We also loved hearing about SociaBulls members Willie and Nabi's amazing guest post (if you haven't read this before, you seriously need to see all the great advice they have) about just taking 'one step at a time' and 'not cheating' and 'checking in'.

Give your Dog a Job
 Another thing that really worked for Mr B was wearing his backpack. When he puts his backpack on, he realizes he has a job to do and he becomes more focused. When he carries things he also has to work harder, which makes the walks that much more beneficial, and leaves less room for jumping running and misbehaving. We always do make sure he's not carrying too much to be a strain, and that we balance each side of the bag. Added benefit: so many more people want to meet a pitbull wearing a cool backpack!

Choosing Training Gear Appropriate for your Dog
We know so many people have very strong feelings about specific training tools, but we believe that each owner knows their situation and dog best and can make the best choice after researching options. It might take time trying a variety of tools before finding one that works for your dog. We've used a variety of martingales, prongs, and easy-walk harnesses for our own dogs.
At the same time I do want to mention we have been getting disparaging comments from people making judgments about the gear dogs have been using in our photos.One thing we like about the community we have built here is that it’s owners sharing information with other owners to help us have positive relationships with our dogs and our community. While we all have preferences about training tools we use, we didn’t think it’s fair to make judgments about people’s choices of gear while not understanding their experiences. .We all know that long-term behavioral training takes time. Additionally, we do know that there can be damage from all types of walking gear. Even flat collars can cause severe neck and disk damage.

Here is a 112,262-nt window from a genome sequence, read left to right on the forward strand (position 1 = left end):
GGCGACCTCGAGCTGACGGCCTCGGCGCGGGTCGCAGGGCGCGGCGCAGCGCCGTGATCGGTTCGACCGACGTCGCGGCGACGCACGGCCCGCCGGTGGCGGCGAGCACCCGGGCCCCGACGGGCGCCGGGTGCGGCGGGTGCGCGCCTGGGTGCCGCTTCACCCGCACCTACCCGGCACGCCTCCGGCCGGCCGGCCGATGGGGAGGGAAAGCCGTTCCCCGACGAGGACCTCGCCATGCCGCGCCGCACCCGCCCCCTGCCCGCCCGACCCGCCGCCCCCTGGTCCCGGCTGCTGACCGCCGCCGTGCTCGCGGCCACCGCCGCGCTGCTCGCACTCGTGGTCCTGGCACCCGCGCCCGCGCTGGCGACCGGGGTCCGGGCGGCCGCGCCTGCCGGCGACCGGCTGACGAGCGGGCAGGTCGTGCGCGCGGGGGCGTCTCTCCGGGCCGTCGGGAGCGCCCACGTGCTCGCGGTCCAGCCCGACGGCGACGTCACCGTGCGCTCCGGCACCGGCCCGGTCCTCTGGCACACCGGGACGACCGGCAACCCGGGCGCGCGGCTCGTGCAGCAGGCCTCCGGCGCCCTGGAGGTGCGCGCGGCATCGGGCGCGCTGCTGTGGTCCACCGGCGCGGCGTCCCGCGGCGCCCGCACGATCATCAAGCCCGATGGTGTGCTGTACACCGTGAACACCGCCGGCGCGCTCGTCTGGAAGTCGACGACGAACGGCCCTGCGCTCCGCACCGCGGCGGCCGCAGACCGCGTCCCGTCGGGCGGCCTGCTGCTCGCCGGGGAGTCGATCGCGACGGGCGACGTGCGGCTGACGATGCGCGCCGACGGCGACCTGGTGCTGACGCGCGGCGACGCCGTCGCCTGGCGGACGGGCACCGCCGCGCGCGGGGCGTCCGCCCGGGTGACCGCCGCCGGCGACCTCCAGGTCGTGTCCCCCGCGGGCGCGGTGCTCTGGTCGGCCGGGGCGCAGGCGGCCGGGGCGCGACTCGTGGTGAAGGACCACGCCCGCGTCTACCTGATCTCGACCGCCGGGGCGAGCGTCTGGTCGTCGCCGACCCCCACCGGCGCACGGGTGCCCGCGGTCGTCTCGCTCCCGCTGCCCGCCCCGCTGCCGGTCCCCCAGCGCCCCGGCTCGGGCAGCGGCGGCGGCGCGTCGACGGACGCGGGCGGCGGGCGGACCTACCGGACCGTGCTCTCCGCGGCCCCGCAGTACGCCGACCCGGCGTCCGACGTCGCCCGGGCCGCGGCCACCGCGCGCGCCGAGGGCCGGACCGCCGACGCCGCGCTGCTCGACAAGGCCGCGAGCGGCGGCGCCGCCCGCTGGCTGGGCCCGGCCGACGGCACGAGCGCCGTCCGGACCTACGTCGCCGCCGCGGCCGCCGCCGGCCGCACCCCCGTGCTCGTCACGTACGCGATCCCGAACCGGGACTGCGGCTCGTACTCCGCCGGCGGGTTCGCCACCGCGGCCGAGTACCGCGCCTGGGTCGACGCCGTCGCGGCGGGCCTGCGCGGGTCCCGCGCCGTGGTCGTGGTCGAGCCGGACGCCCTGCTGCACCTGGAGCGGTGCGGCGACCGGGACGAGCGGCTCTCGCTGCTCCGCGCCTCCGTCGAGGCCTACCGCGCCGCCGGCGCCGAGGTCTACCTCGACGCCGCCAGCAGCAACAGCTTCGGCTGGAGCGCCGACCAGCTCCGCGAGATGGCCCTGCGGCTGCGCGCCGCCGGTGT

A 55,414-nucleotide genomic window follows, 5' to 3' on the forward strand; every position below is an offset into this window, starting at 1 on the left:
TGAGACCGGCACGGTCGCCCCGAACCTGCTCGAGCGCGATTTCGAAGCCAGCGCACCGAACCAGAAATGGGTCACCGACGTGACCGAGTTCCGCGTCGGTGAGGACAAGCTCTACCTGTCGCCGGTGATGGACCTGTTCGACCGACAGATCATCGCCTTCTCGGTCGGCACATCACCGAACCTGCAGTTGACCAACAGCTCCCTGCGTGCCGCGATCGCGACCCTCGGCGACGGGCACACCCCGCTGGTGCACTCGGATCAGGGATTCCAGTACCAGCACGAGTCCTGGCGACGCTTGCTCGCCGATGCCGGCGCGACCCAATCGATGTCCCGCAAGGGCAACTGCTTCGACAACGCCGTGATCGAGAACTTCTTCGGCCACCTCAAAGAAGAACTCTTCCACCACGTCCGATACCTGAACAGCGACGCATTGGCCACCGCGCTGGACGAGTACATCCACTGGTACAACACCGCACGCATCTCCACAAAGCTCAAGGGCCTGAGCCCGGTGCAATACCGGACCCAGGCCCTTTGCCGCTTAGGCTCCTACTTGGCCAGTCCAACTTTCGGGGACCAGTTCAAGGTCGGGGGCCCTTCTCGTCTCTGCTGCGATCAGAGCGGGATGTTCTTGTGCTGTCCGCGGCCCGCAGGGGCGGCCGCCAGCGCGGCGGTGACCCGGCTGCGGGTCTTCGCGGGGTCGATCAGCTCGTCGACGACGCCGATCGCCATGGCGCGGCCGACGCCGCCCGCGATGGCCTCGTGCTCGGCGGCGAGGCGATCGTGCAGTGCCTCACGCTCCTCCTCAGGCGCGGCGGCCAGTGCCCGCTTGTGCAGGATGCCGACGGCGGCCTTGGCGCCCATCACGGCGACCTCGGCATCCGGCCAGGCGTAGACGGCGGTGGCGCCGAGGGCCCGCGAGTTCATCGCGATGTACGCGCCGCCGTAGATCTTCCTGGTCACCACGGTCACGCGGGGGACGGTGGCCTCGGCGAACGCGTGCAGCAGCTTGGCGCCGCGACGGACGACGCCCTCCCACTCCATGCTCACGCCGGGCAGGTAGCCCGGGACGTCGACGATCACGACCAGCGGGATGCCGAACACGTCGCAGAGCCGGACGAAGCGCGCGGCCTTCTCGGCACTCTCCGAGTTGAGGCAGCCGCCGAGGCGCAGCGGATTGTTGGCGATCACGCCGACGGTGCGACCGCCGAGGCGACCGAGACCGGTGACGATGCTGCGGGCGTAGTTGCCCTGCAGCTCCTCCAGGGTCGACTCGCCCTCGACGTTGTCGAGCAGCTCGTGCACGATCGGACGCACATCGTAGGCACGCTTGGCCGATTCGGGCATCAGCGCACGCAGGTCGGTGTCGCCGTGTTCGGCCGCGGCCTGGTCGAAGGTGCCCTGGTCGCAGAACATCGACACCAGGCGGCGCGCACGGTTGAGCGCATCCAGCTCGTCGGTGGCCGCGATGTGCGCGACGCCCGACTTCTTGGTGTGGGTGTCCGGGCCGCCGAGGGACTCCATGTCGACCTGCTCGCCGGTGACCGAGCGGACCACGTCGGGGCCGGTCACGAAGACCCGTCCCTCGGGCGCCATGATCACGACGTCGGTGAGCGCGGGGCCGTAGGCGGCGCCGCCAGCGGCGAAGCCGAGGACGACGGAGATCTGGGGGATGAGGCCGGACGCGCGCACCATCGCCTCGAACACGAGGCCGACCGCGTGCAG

We have found this link from Bad Rap about proper fit and use of prong collars to be a useful source about prong collars.
And just be aware to properly secure whatever you may be using. We've know prong collars to open unexpectedly, clips on leashes to come loose, and dogs to slip out of collars.

Treat Every Walk as a Training Walk
 I've realized how much our pooches thrive on consistency and discipline, so we're consistently treating every venture outside as a 'training walk'. We bring high-value treats, encourage the pooches to check back at often. Miss M is extremely food motivated, and loves to perform, so I quickly learned one way to keep her interested is bring the treats and allow her to practice the tricks she's already good at on our walks. It started with 'sit' where I would randomly have her sit whenever I stopped. Then she automatically started sitting at every corner. We would randomly practice 'waving', 'finish' (walking around me in a circle) and 'down stays'. The extra mental stimulation is extra exhausting, plus imagine how many people you meet when your dog waves at them?

These are things that work for our dogs. And we also love this guest post from Maize about managing a leash reactive dog in the city, and Willie's guest post about walking two dogs at the same time.
What other things have seemed to work for everyone?

Monday, February 27, 2012

SociaBulls: Teaching a Dog When it's not Time to Play

 If you've been reading closely, you may have recognized a cameo appearance from current SociaBulls member, Sprocket, when we first met him in this post. Since then, we've been so happy to have this handsome guy with the funny ears, and great sense of style, as part of our group. Sprocket is a true social butterfly who wants to meet other dogs so badly, it can often be misinterpreted. We've been amazed with how great Sprocket has been doing, and what a great breed ambassador he is. You can read more about his progress, and see photos from our latest walk here: